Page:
The easiest way to look at Funny People is seeing the film as divided into two halves. The first half deals with George’s illness and how one deals with being faced with their own mortality. George was a man who had everything and threw it all away by his selfish choices and actions, and now must contend with death alone because he has never forged a meaningful relationship since destroying the one he had with his girlfriend. He sits in his gigantic house in Hollywood, surrounded by the memorabilia of his lavish lifestyle and horrible films, and realizes that his life has ultimately been meaningless because there is no one with him as he faces death.
George: You’re my best friend, and I don’t even like you.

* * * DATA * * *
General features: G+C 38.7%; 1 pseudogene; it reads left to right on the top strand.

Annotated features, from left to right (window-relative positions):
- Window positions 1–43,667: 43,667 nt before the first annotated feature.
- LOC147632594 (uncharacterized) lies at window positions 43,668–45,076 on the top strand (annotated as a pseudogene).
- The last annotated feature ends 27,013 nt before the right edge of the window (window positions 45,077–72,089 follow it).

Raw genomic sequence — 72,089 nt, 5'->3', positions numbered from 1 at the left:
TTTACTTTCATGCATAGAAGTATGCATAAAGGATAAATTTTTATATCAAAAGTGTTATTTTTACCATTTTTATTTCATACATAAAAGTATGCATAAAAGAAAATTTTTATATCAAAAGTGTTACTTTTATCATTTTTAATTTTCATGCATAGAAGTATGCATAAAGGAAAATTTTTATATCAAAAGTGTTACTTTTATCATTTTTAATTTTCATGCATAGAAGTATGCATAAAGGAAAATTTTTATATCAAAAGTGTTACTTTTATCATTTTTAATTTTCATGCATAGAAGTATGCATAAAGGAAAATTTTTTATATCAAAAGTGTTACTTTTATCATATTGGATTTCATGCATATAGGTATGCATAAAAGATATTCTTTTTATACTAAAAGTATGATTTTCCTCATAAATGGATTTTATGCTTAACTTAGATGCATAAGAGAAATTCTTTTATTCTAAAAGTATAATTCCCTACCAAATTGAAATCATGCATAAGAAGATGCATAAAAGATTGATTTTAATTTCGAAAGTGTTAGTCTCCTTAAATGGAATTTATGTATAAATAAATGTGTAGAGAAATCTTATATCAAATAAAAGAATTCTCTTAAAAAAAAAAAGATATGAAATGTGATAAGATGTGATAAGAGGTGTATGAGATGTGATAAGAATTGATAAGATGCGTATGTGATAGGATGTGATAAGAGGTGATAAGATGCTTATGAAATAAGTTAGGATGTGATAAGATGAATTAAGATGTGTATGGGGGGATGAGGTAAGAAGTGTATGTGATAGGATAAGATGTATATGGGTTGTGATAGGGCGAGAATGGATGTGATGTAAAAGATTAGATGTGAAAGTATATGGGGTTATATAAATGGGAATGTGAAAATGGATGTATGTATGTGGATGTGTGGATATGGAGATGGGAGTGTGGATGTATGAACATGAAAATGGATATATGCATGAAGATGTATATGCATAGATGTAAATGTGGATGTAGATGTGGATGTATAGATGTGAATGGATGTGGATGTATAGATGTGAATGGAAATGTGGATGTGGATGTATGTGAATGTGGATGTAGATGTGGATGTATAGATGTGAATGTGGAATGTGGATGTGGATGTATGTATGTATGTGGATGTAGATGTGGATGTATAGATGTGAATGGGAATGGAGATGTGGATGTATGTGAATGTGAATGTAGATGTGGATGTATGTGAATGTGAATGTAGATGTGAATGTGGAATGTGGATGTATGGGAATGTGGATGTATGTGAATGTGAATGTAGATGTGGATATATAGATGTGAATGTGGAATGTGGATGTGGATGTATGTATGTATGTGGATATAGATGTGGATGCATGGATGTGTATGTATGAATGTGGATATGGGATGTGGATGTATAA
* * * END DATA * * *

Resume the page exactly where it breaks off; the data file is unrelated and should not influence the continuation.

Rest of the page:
For George, this is the greatest problem he faces. He searches for a feeling permanence and security that never comes. He threw away his earlier success as a comedian for the perceived security he received from doing trite, horrid comedies simply for a paycheck. He threw away his relationship with Laura because he didn’t think he could handle the responsibilities and settled for the security of sleeping with women who cared nothing for him as a person and were solely motivated by appreciation for his fame. When he gets the horrible news that he doesn’t have much longer to live, it’s a wake-up call to how meaningless his life really is. Ira presents something new for George: a person who looks up to him and truly values him as a person. Though their friendship starts off as a simple business arrangement, it quickly grows into more as George opens up about his struggle with fame and illness to Ira. Like their namesakes the Gershwins, Ira and George become like brothers. George is able to provide the mentorship the Ira so desperately needs and Ira is able to love George as a person and not just as an abstraction or idea. The two become friends because they’re able to appreciate the other as a person. There is a touching montage in the movie of Ira caring for George as he battles the blood disorder, taking him to doctors offices, rubbing his back as he is sick, and helping him get in contact with the people that he has pushed away in one way or another.